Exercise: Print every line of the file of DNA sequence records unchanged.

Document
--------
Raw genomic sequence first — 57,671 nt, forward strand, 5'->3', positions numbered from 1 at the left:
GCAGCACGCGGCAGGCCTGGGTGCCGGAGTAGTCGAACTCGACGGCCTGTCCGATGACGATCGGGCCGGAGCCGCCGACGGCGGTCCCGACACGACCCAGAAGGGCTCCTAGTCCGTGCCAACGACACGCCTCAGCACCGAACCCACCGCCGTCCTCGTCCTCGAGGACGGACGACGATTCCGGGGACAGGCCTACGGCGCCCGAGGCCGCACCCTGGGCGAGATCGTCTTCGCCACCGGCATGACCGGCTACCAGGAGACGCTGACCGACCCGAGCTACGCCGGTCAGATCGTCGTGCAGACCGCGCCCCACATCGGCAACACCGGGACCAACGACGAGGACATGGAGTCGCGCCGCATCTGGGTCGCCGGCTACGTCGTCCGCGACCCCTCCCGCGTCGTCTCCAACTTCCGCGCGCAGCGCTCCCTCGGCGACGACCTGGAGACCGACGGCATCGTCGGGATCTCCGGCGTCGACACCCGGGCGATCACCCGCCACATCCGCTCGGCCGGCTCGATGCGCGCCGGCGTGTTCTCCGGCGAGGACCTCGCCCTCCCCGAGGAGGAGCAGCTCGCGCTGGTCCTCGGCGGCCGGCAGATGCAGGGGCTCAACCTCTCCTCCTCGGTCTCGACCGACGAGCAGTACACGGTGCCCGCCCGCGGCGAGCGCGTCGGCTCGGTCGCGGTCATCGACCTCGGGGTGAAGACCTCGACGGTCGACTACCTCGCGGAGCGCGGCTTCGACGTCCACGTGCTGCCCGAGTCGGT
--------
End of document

Raw genomic sequence first — 57,671 nt, forward strand, 5'->3', positions numbered from 1 at the left:
GCAGCACGCGGCAGGCCTGGGTGCCGGAGTAGTCGAACTCGACGGCCTGTCCGATGACGATCGGGCCGGAGCCGCCGACGGCGGTCCCGACACGACCCAGAAGGGCTCCTAGTCCGTGCCAACGACACGCCTCAGCACCGAACCCACCGCCGTCCTCGTCCTCGAGGACGGACGACGATTCCGGGGACAGGCCTACGGCGCCCGAGGCCGCACCCTGGGCGAGATCGTCTTCGCCACCGGCATGACCGGCTACCAGGAGACGCTGACCGACCCGAGCTACGCCGGTCAGATCGTCGTGCAGACCGCGCCCCACATCGGCAACACCGGGACCAACGACGAGGACATGGAGTCGCGCCGCATCTGGGTCGCCGGCTACGTCGTCCGCGACCCCTCCCGCGTCGTCTCCAACTTCCGCGCGCAGCGCTCCCTCGGCGACGACCTGGAGACCGACGGCATCGTCGGGATCTCCGGCGTCGACACCCGGGCGATCACCCGCCACATCCGCTCGGCCGGCTCGATGCGCGCCGGCGTGTTCTCCGGCGAGGACCTCGCCCTCCCCGAGGAGGAGCAGCTCGCGCTGGTCCTCGGCGGCCGGCAGATGCAGGGGCTCAACCTCTCCTCCTCGGTCTCGACCGACGAGCAGTACACGGTGCCCGCCCGCGGCGAGCGCGTCGGCTCGGTCGCGGTCATCGACCTCGGGGTGAAGACCTCGACGGTCGACTACCTCGCGGAGCGCGGCTTCGACGTCCACGTGCTGCCCGAGTCGGT